The Soil of Verdun | Short Story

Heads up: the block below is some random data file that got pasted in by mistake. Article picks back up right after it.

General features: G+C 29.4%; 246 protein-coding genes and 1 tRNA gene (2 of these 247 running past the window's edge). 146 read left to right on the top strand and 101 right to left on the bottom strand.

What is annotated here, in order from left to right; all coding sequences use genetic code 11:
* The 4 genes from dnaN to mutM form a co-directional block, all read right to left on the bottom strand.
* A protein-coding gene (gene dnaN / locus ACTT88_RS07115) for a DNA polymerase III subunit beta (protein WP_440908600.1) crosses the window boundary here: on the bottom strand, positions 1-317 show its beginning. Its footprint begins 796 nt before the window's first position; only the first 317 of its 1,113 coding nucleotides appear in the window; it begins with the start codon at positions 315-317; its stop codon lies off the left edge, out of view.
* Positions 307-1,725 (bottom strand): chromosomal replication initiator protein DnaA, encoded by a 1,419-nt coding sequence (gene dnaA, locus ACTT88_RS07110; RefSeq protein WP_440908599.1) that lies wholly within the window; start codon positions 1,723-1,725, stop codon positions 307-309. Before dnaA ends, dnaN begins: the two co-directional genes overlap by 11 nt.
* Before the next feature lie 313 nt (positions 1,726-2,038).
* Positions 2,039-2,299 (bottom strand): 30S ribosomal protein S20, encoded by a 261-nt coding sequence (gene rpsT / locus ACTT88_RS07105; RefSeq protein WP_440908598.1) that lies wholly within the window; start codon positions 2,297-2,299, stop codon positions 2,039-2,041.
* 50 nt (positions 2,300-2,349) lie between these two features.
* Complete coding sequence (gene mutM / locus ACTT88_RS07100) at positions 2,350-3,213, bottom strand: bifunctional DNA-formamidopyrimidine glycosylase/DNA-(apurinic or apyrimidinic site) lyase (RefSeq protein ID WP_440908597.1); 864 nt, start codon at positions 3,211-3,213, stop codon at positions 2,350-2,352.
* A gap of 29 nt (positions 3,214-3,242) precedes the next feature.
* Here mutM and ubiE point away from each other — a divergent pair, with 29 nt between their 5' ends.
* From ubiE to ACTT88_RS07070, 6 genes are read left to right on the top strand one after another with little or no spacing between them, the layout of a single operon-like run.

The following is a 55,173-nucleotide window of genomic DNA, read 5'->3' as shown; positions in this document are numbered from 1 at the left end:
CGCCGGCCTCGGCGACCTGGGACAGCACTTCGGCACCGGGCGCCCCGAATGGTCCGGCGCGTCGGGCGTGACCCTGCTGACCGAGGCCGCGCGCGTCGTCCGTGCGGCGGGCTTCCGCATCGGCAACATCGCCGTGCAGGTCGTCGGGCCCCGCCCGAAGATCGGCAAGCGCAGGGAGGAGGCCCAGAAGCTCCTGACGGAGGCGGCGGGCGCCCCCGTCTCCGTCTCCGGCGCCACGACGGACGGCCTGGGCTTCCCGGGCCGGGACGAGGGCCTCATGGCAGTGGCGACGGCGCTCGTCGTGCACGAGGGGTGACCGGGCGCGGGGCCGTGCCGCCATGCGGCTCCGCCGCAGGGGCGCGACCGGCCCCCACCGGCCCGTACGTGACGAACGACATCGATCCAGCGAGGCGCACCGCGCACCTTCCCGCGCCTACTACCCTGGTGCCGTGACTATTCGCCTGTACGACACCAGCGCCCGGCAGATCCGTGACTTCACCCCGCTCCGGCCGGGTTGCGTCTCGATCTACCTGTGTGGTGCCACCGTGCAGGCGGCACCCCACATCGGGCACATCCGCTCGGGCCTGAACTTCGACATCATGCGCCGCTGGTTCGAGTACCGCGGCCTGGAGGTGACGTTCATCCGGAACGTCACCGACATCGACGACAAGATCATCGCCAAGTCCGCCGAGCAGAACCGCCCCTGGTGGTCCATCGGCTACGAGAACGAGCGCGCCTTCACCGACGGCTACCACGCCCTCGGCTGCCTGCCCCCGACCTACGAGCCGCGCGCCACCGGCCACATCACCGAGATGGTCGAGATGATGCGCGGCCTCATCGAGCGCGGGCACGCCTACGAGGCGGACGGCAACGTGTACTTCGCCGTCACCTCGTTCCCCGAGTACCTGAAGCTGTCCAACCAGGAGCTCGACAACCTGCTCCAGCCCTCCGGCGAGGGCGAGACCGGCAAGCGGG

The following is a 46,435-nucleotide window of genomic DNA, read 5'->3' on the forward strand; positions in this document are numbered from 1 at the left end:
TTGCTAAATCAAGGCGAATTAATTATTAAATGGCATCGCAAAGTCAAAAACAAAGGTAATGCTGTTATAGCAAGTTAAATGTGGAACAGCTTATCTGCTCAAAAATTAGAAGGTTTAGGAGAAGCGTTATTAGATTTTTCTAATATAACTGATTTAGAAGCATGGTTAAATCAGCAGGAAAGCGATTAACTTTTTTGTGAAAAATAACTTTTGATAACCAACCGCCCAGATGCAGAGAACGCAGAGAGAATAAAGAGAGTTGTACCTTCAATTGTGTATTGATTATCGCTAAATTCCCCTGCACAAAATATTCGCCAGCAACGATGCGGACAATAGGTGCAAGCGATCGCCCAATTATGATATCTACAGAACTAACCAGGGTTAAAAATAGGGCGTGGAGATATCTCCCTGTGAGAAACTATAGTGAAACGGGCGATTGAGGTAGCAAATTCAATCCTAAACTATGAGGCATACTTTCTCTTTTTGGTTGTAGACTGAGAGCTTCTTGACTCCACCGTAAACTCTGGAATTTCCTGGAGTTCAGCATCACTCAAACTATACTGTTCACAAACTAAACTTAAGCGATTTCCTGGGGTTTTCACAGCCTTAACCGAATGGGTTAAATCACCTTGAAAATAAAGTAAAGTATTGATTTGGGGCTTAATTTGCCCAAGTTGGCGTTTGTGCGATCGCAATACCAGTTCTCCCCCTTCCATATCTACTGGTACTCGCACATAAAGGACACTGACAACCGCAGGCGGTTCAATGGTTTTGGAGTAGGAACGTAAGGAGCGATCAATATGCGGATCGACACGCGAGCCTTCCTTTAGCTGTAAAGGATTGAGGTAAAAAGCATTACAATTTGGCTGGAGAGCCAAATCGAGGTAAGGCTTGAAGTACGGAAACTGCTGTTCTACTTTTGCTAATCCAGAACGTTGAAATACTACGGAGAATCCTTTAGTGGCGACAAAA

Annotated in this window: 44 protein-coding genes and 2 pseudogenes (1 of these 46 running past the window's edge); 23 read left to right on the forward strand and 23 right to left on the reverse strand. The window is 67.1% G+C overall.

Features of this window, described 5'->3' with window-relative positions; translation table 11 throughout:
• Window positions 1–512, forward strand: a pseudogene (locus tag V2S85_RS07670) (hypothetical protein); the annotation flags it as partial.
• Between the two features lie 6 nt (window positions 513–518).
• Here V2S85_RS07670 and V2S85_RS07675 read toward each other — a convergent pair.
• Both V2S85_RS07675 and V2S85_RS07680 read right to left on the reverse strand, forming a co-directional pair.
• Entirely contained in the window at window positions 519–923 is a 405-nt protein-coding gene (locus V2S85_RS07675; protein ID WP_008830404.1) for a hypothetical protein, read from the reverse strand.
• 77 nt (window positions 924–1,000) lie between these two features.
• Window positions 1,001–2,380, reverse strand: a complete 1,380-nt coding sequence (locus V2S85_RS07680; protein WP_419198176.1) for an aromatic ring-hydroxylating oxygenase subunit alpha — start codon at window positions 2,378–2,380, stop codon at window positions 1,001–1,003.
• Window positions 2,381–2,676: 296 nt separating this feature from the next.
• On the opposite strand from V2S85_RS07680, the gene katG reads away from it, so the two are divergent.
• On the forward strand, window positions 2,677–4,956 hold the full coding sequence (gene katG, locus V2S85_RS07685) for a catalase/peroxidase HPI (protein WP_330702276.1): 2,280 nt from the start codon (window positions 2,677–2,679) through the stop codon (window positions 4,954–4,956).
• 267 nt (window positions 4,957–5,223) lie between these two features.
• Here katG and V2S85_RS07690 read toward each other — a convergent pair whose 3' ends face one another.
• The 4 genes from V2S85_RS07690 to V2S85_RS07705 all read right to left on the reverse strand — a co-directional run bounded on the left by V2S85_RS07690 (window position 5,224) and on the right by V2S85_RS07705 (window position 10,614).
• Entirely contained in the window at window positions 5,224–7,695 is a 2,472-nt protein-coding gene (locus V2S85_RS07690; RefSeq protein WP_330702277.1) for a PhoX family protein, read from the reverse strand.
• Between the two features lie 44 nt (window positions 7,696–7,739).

We children used to watch Mr. Mason from our bedroom window. Our house overlooked his garden, and it was there that the old man could be found come sun or shower, dawn or dusk. Mr. Mason’s garden was as fine an example of composted soil as could be seen anywhere in England, I’ll be bound. So it should have been. The soil was worked relentlessly with pitchfork and spade, a churned mass of aerated, loamy mulch. Once he had worked his way from one wooden fence to the other, Mr. Mason would simply take a sip from the canteen in his trouser pocket and begin working his way back again. Penelope, my sister, said he was mad.

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